Your Ayurvedic blog may not be the best source of health advice

by Sandra Radja

I was sitting at the hairdressers a few days ago and read a brief article on the blog called the Blonde Vegan (now called the Balanced Blonde).  She had started eating meat because she had realised after being told by many friends that she didn't look so well.  She had also realised she was becoming obsessed with her passion for all things vegan no matter what. And interestingly she started to receive angry notes about her transition.  Her "fans" didn't approve of her need to move away from the fad.  And now she has a time of explaining herself to others.  I wish her well.

I found this interesting and, as usual, pondered on the idea within my own Ayurvedic world. I've been thinking about the framework we learn the Ayurvedic theory in.  I was trained in North America and the school was forward thinking in terms of adapting the core principles to the local environment.  I've had to do the same here.  Spring in Central Victoria (Australia) is a windy hell.; it's the essence of a deranged Vata dosha.  Yes we have the classic sinus congestion and spring allergies and mucho mucous but the core issues are not just Kapha, they are Vata driven as well - meaning along with the heavy and moist comes an increase in sensitivity/decrease in immunity from the changeable weather patterns. 

So I had to modify my approach to the seasons.  Picking up a blog on Ayurveda from across the world will only tell you so much; you will get the news localised and not necessarily appropriate for your situation in advising you of certain foods to eat, or herbs to start taking. For example, in the situation I had referenced on Springtime - unless the Kapha is really the strong predominant (and in this town of artists there is so much more Vata going on) then you need to take into account the Vata dosha before you run, jump and starve to get into that Summer bikini.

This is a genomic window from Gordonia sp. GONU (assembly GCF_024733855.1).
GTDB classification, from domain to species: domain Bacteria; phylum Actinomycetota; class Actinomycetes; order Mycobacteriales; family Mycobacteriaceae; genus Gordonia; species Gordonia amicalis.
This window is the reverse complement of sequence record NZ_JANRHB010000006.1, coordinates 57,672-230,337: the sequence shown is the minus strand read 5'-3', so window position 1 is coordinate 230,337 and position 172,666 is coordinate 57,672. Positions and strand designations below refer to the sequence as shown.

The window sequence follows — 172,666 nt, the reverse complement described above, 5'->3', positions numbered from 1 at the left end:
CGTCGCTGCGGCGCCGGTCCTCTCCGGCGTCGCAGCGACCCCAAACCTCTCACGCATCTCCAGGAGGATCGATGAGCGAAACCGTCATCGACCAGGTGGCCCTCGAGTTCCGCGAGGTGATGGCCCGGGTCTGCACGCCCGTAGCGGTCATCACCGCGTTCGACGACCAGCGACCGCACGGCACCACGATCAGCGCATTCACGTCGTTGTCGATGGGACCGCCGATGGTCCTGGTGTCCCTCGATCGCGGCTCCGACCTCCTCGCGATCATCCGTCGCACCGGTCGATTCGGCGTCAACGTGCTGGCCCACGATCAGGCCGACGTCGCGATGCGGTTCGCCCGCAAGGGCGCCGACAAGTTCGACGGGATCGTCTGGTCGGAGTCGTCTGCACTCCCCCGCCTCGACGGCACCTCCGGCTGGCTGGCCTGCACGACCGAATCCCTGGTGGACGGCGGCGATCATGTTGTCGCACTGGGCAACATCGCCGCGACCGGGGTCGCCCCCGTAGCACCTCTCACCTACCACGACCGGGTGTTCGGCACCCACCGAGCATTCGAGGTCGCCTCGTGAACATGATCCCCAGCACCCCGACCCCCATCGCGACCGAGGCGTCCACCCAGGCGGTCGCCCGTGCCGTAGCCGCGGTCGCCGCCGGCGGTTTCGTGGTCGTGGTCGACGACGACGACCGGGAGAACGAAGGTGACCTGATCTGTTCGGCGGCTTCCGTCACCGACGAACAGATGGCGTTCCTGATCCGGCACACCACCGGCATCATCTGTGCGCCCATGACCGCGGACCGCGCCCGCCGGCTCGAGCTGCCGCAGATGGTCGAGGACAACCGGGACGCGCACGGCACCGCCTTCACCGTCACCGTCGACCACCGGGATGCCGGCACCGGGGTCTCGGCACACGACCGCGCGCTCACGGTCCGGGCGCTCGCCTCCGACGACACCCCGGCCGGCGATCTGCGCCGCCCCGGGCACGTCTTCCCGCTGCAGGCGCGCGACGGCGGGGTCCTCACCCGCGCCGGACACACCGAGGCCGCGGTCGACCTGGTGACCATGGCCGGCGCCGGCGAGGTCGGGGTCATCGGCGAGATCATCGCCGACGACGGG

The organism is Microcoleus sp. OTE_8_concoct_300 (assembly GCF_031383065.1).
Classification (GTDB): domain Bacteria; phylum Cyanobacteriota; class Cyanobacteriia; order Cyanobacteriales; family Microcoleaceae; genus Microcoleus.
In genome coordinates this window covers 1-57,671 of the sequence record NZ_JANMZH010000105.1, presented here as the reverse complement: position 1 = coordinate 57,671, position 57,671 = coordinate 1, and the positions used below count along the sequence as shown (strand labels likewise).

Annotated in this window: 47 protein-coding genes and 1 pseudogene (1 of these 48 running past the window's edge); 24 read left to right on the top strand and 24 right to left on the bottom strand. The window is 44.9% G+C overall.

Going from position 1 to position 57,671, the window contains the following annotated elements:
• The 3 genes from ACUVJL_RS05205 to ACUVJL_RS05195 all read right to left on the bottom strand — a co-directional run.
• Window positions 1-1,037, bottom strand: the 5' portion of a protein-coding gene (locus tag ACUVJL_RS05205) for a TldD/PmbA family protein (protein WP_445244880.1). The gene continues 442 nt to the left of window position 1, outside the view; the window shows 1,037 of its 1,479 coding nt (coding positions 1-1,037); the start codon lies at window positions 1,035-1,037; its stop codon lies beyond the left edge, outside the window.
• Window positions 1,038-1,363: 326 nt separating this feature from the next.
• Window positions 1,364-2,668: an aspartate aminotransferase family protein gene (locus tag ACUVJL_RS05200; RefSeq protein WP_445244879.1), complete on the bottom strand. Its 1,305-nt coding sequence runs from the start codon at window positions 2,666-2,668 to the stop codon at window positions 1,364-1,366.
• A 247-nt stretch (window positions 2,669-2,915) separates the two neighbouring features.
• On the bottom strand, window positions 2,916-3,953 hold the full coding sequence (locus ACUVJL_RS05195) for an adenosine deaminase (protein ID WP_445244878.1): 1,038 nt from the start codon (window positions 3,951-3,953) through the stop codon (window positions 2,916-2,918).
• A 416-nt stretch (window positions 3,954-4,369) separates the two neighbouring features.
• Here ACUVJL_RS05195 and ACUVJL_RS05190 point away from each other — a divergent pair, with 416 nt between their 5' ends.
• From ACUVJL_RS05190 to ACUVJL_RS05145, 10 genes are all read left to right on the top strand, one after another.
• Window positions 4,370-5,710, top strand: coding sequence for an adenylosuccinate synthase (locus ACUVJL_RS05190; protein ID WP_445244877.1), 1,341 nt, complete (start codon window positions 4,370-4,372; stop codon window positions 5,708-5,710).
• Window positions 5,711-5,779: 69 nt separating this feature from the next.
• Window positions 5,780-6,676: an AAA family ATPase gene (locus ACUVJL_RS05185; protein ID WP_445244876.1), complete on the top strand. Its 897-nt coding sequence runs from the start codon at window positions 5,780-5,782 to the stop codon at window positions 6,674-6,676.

Dr Lad in his wonderful and simple "Ayurveda - The science of Self Healing" makes a subtle reference to the qualities as being the crux of Ayurvedic teachings.  I held onto that thought since I read it many years ago and it applies more in my transition home to Australia than ever. The current qualities of November are light, dry, MOBILE, rough and sweet (shown in the flowers and colours and growth).  There is the sticky mucous of Winter slightly warmed by the heat of the change in season but we cannot remove it forceably, as the diet fads tell you to , because the Spring time wind and changeable weather can make the organism feel unstable and erratic.

I have found a palliative approach the best in this season, meaning a mix between cleansing and nourishing at the same time.   Chyavanprash is a great tonic to manage the respiratory issues and digestion.  Triphala is also the mainstay for healthy elimination as well as immune support.  Gentle regular walking.  The movement pacifying Kapha and the regular pacifying Vata.  Reduce the heavy foods, increase some greens.  Rest and practise yoga nidra.  

Human relations are built on feeling, not reason or knowledge. And feeling is not an exact science; like all spiritual qualities, it has the vagueness of greatness about it.
— Amelia Edith Huddleston Barr (British novelist)

It's best to always come back to qualities.  Then you can put Ayurveda in your back pocket and take it with you anywhere because you understand the core essence of the art.  And don't get me wrong, I love the amount of wonderful blogs out there, but just like the Blonde vegan gone Balanced blonde, it's wise to use your common sense because getting attached to a philosophy rather than adaptation is kind of an anti-evolution.

We are dynamic above all else.